Sniff and the Smell of Nostalgia

Pop Culture

Sniff and the Smell of Nostalgia

Illustration: Cleon Dsouza

L

ittle Chandni Bakshi was nine years old on this particular day when she was playing hide-and-seek during the school recess. It was her turn to hide and time was running out as the seeker was finishing the count. So Chandni ran and hid underneath the last lunch table in the corner, not noticing a rotten lunch box kept on that table. She stayed there for quite some time, when eventually her friend found her, and asked her why had she chosen such a smelly place. Chandni’s response was one of uncertainty: “Smelly? What is smelly?”

Advertisement

That day Chandni realised she had anosmia – a clinical disease, which results in the full or partial loss of the sense of smell. Chandni realised why she loved the smooth slipperiness of pasta over the corrosive homemade sabzi, why she always chose texture over smell. She suddenly got super conscious of the smells she emanated, as she couldn’t detect her own body odour or breath. She wasn’t sad about it though. Like all of us who don’t know what we lack, she didn’t know what she was missing out on. There was nothing to be sad about.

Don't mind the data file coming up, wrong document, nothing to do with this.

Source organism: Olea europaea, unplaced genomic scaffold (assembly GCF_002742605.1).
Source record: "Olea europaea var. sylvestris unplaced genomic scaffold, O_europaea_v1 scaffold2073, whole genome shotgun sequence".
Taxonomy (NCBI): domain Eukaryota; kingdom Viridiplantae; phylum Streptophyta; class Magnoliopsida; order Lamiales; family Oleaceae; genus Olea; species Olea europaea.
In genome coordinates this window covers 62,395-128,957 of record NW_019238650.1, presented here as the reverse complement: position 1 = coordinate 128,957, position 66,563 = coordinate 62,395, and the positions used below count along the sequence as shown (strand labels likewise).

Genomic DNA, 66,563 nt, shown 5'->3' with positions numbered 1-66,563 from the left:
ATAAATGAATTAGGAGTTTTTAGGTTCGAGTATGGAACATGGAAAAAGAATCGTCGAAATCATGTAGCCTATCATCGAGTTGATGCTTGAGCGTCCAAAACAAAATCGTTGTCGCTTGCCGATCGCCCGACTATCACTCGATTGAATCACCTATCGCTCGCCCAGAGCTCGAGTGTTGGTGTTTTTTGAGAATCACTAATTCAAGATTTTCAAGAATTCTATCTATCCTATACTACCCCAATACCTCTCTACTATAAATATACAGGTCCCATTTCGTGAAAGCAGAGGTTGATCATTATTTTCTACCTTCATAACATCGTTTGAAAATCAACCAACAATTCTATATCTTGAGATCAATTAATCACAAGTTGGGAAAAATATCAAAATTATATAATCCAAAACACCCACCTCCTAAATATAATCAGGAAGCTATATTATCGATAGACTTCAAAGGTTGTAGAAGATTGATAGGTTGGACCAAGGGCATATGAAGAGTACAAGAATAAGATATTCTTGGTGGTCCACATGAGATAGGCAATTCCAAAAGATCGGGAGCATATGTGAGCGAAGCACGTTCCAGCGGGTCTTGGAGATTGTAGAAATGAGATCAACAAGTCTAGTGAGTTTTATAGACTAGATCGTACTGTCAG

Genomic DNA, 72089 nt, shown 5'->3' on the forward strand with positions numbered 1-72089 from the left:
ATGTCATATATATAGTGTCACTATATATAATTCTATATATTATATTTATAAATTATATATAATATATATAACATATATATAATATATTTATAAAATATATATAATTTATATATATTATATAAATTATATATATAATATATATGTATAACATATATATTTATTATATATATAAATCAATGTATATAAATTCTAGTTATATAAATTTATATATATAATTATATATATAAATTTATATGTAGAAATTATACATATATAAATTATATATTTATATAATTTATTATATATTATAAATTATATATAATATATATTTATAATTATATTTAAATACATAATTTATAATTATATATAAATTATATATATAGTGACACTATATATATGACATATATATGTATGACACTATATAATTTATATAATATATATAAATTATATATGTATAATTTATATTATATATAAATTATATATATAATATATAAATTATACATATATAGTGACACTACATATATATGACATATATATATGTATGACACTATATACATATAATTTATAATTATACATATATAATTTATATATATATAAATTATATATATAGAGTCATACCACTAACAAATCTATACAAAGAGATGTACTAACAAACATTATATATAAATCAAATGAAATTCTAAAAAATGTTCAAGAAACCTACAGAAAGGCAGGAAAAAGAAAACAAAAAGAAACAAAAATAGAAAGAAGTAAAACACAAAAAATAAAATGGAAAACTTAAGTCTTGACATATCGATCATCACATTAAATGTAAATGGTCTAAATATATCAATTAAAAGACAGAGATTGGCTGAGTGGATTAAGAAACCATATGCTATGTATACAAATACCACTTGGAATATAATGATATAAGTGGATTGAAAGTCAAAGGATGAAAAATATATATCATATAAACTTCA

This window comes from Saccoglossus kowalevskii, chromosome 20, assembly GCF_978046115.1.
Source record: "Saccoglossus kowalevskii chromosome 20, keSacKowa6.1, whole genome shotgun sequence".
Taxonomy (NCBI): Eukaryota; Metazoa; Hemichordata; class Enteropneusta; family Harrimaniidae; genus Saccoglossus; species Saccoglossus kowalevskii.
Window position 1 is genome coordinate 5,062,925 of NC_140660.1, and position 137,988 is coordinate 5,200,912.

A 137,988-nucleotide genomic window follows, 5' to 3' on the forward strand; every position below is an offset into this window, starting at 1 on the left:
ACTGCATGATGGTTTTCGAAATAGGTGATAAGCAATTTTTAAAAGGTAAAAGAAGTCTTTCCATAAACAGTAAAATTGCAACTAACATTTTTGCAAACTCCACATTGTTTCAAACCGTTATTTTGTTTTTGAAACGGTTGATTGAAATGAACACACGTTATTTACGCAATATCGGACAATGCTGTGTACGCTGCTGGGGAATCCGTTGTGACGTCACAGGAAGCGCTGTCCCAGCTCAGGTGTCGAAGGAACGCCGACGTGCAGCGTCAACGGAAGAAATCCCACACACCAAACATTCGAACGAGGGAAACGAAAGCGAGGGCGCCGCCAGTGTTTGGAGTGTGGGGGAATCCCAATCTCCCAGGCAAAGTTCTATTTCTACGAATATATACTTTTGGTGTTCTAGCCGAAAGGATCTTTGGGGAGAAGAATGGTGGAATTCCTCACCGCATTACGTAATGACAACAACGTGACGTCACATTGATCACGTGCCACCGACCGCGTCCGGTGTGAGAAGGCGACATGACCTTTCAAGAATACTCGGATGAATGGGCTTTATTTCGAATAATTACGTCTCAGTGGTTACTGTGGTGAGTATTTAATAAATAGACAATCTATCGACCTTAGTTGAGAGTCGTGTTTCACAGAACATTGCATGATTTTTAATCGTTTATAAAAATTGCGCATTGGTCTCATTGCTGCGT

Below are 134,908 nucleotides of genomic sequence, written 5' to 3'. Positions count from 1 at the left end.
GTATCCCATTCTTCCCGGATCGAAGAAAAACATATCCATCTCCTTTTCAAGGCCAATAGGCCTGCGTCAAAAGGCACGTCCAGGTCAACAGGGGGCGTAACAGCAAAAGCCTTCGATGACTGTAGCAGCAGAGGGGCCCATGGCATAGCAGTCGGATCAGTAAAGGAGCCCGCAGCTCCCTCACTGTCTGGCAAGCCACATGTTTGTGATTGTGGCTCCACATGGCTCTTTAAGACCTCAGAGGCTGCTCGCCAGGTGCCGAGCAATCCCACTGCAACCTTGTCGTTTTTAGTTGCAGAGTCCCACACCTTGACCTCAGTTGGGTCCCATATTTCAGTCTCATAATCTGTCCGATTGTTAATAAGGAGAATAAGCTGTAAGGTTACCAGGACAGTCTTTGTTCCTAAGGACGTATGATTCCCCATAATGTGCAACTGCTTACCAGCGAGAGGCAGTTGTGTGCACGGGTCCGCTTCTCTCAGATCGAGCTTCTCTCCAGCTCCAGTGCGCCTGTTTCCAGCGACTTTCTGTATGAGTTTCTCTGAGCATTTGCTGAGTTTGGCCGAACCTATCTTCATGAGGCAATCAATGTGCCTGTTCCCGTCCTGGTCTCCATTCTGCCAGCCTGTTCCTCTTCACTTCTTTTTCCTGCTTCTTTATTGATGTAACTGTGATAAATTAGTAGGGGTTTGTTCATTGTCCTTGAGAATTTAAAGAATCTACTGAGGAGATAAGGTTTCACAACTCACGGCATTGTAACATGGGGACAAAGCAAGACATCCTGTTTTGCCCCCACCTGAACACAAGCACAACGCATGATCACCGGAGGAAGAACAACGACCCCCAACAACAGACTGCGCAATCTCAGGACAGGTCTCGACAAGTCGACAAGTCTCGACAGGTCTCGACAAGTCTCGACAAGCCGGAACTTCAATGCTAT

How Chandni dealt with the absence of olfactory senses is quite the opposite of how the protagonist in Amole Gupte’s Sniff deals with it. Little Sunny, played by Khushmeet Gill, plays his part as the “adorable Sardar boy” with big eyes and eminently edible cheeks very well, honouring the hoary tradition set in the time of “Tussi ja rahe ho?” Tussi na jaao.” But Sunny’s pretty sad about not being able to smell anything. He doesn’t like it that boys in the school poke fun at him for not realising that he’d stepped on shit; his grandmother’s laments that he can’t take over the meagre family business of manufacturing aachaar disheartens him. Amol Gupte fills the screen with Sunny’s dread, accompanied by long shots of him meandering in solitude, trying to wash his shoes alone in a giant school, or looking longingly outside the window, with the background score propelling the quiet confusion of his heart.